Schemes & types of banking card fraud to watch out for

The more anti-fraud protection methods are developed, the more resourceful and careful fraudsters will be


Schemes & types of banking card fraud to watch out for. Source:

The unprecedented development of banking technologies increasingly makes us dependent on electronic systems, which entails significant dependence on electronic money. This maelstrom of information technology makes us vulnerable to different fraudsters and swindlers, who are eager to collect our sensitive data.

Everyone who has done school physics remembers meaningful but straightforward Newton’s third law of motion, which says “When one body exerts a force on a second body, the second body simultaneously exerts a force equal in magnitude and opposite in direction on the first body”. In simple terms, applicable to this case, the more anti-fraud protection soft/methods are developed, the more resourceful and careful fraudsters will be. Furthermore, it means that scam schemes will become more sophisticated, flexible, and inventive. This trend continues to date, and everything suggests that apparently nothing is going to dramatically change.

Intruders have a particular interest in accessing accounts. There are multiple ways to pull personal data. In this article, we will look at the most common types of credit card fraud. We strongly hope that it will help you to avoid any unpleasant situations in the future, and you won’t be another victim of even the experienced and most sophisticated fraudster.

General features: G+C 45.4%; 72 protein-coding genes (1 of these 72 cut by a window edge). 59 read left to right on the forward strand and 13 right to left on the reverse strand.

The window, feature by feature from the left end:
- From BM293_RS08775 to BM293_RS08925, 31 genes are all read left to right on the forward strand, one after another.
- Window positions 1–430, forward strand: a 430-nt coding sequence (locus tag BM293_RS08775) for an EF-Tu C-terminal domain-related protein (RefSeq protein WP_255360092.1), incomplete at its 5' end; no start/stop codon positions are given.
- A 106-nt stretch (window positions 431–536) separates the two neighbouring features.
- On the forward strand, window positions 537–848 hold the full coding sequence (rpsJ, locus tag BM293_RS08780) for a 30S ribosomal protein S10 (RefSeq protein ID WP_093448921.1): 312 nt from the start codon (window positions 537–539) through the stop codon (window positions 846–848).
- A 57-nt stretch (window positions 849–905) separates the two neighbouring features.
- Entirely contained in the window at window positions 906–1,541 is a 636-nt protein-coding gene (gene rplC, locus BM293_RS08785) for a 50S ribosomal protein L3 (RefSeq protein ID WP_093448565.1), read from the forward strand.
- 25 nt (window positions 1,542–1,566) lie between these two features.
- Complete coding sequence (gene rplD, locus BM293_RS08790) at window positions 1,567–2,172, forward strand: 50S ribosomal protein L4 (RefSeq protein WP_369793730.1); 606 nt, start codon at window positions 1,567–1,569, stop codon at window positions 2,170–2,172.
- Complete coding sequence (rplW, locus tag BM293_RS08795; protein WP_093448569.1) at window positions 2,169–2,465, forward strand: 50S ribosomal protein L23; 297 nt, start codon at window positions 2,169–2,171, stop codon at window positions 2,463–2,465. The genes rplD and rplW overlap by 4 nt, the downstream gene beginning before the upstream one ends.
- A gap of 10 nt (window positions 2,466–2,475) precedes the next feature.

The education of consumers is an essential issue. Source:

The education of consumers is an essential issue. It is a vital part of an account protecting strategy. If a consumer is informed about what they are able to do to protect their account data, the likelihood of fraud decreases rapidly. Thus, it is one of the main preventive measures against fraud and related misconduct.

Types of banking card fraud

For starters, let’s consider major kinds of banking card fraud — there are six of them.

  1. Lost or stolen cards. It is one of the most widespread kinds of card fraud. You should report immediately in order to minimize damage.
  2. “Account takeover”. This is when an owner of the card inadvertently provides their personal or sensitive information to a fraudster. For instance, you blabbed your home address or the name of your first pet to a crook. Sometimes it is sufficient data to obtain a new card (instead of the legal cardholder), by contacting the cardholder’s card issuer and telling them you’ve “lost” the card/it was stolen, etc.
  3. Counterfeit cards. It is also a common kind of banking card fraud. Scammers use “cloned” cards, which are copied from real existing ones.
  4. Fraudulent application. It is when a crook uses a name, as well as any relevant personal data of another person to get a banking card.
  5. Collusive merchants. The name says everything. There are some situations when employees of a merchant cooperate with fraudsters by arrangement.
  6. Mail order or telephone order (MO/TO) fraud. This point includes e-commerce, which makes it the largest category of total bank card fraud in the Asia-Pacific region. Statistically, this kind of fraud totals no less than 75% of all fraud cases.